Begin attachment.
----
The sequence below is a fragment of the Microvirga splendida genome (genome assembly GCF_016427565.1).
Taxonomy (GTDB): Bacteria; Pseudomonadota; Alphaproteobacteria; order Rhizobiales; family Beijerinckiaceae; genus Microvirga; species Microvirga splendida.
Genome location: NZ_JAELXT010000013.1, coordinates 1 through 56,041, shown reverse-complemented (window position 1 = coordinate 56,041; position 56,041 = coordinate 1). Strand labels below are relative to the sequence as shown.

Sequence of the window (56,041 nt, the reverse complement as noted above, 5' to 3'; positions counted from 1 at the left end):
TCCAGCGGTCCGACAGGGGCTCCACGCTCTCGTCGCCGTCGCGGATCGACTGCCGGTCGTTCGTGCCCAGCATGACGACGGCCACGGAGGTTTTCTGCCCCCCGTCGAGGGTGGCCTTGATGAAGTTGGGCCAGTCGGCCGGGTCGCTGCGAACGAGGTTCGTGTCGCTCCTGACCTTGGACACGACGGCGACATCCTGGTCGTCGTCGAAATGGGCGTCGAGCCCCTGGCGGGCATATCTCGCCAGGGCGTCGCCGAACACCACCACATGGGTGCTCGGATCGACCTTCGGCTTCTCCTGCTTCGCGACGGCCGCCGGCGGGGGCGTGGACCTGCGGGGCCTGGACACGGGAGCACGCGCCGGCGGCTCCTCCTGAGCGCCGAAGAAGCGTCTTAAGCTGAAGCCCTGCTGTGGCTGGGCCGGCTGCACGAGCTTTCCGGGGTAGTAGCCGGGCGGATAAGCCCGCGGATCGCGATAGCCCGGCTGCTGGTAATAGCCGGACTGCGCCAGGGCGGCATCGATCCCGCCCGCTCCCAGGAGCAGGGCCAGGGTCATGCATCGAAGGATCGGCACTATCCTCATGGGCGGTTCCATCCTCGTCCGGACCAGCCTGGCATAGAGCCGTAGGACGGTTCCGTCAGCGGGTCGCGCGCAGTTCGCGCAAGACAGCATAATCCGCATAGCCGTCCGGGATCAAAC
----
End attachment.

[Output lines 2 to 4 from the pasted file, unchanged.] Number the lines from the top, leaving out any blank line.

Taxonomy (GTDB): Bacteria; Pseudomonadota; Alphaproteobacteria; order Rhizobiales; family Beijerinckiaceae; genus Microvirga; species Microvirga splendida.
Genome location: NZ_JAELXT010000013.1, coordinates 1 through 56,041, shown reverse-complemented (window position 1 = coordinate 56,041; position 56,041 = coordinate 1). Strand labels below are relative to the sequence as shown.

Sequence of the window (56,041 nt, the reverse complement as noted above, 5' to 3'; positions counted from 1 at the left end):